Mary Shanks, like her elder sister, studied at the Moscow School of Painting, Sculpture and Architecture. Mary probably met her friend Natalia at the art school, this is also most likely where she became friends with Tolstoy's eldest daughter Tatyana. Mary and Natalia prepared illustrations (shown below) for Tolstoy's short story 'Where Love is, God is'.
According to the aural history of the family, Mary and Louise were both part of the Tolstoy circle:
‘She [Louise] was a “disciple” of Leo Tolstoy and joined a primitive community on his estate in the country as, probably, did another sister, Mary’. [British Under the Tsars, Donald Shanks]
Their visits to Tolstoy are confirmed by Tolstoy’s letters:
‘I thank you very much for your letter, dear friend. I heard of your illness and am very glad to know that you are rid of it. Nathalie G. and Mascha Shanks have been here yesterday and we spoke with them very much about you’ [Tolstoy to Arthur St John, Moscow, 15th February 1899, Tolstoy’s letters, R. F Christian, pp 579]
Further, Tolstoy’s visitor’s book for the period 1882-1889 records that both Emily and Mary were guests at the Tolstoy home.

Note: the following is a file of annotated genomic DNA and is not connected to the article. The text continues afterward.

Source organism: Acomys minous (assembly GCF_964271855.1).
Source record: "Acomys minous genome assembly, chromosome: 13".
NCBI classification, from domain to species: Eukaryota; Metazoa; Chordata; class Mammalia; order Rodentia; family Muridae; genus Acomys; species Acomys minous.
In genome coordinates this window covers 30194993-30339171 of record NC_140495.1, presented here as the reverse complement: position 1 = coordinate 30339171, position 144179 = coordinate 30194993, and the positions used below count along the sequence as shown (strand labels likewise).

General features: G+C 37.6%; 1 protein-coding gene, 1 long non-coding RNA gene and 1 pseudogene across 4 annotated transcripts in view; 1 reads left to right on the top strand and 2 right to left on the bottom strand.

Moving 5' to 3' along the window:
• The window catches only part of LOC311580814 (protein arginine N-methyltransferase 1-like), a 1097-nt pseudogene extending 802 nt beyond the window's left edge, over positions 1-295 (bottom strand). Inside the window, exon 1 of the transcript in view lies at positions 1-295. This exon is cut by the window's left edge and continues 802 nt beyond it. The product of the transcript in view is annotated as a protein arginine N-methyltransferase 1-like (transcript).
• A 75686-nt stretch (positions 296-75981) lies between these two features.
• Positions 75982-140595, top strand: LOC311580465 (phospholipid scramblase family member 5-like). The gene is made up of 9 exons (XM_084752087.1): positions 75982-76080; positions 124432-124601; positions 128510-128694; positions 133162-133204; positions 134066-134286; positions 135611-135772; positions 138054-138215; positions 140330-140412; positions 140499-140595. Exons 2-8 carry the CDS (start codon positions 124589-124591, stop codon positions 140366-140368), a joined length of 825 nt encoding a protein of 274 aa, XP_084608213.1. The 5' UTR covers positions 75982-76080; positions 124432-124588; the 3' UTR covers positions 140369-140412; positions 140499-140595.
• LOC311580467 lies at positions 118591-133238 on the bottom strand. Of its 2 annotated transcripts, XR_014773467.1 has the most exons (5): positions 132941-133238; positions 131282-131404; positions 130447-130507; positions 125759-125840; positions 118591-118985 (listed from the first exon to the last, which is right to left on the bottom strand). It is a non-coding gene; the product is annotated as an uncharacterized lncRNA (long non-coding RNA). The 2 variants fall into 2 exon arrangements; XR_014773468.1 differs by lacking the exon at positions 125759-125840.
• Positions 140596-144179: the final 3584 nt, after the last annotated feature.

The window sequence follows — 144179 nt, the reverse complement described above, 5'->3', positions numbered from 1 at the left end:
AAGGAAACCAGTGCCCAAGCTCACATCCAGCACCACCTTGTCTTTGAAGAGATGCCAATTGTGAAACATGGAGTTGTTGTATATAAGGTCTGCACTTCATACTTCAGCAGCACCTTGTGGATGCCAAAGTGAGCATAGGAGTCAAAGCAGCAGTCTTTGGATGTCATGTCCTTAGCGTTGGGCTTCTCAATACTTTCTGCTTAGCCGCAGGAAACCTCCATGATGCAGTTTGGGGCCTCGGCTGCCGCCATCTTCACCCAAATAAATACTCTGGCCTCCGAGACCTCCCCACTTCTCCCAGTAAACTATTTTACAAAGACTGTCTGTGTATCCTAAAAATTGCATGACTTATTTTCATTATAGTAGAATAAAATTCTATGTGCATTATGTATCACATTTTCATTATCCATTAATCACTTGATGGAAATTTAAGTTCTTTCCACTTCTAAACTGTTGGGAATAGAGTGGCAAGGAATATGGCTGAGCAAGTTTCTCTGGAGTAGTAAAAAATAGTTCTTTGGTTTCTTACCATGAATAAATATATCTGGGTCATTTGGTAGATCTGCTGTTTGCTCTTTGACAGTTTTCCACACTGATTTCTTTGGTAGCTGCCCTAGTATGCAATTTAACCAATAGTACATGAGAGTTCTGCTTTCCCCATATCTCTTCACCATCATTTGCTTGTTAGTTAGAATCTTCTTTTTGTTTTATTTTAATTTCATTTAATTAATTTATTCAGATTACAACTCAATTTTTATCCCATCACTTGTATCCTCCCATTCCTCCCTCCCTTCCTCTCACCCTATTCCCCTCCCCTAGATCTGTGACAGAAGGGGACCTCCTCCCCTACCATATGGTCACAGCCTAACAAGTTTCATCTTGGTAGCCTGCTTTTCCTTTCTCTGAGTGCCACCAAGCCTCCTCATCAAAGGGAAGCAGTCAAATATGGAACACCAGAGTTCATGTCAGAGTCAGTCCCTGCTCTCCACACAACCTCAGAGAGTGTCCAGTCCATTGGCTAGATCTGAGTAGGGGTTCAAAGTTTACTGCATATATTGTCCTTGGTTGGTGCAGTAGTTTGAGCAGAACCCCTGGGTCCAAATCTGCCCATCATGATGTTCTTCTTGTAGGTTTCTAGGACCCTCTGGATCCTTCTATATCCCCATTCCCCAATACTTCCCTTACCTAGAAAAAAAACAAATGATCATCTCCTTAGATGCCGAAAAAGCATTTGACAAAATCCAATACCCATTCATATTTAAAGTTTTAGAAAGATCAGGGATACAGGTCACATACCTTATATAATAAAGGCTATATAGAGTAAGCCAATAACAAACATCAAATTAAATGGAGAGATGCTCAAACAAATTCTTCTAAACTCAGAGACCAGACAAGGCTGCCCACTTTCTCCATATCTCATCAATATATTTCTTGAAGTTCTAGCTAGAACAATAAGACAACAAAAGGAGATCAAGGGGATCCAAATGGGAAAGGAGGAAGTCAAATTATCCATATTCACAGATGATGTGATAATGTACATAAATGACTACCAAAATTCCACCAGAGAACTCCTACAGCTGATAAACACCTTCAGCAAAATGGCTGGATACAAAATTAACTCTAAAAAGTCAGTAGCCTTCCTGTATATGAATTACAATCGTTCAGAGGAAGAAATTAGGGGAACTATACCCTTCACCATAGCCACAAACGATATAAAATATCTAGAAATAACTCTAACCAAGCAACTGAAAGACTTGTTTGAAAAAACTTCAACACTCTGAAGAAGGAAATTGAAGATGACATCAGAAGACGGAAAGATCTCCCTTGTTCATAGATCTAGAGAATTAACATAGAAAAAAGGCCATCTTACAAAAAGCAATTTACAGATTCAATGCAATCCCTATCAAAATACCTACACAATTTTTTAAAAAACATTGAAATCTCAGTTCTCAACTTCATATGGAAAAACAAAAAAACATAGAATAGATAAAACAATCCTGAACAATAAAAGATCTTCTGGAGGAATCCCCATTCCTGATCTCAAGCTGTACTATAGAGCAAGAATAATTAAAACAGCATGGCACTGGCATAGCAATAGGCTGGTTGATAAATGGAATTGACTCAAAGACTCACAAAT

Mary Shanks and her friend Natalia Yenken became disciples of Tolstoy, their activities eventually leading to their exile from Russia. They adopoted a Russian girl, Ania Troup, who recalled how during breaks from art school Natalia, Mary and Ania would go and visit Tolstoy at Yasnaya Polyana his country residence in the Tula region 130 miles south of Moscow.
This photo shows Mary on the left and Ania centre.
Tolstoy and Mary Shanks
In 'Memories of Revolution', Ania recalls that Mary held meetings of Tolstoyian discussion group at the Shanks' home, the Pakroffka, until these came to the attention of the Tsarist authorities. When Natalia Yencken was arrested and then exiled from Russia, Mary accompanied Natalia to England where they eventually settled in Teignmouth Devon.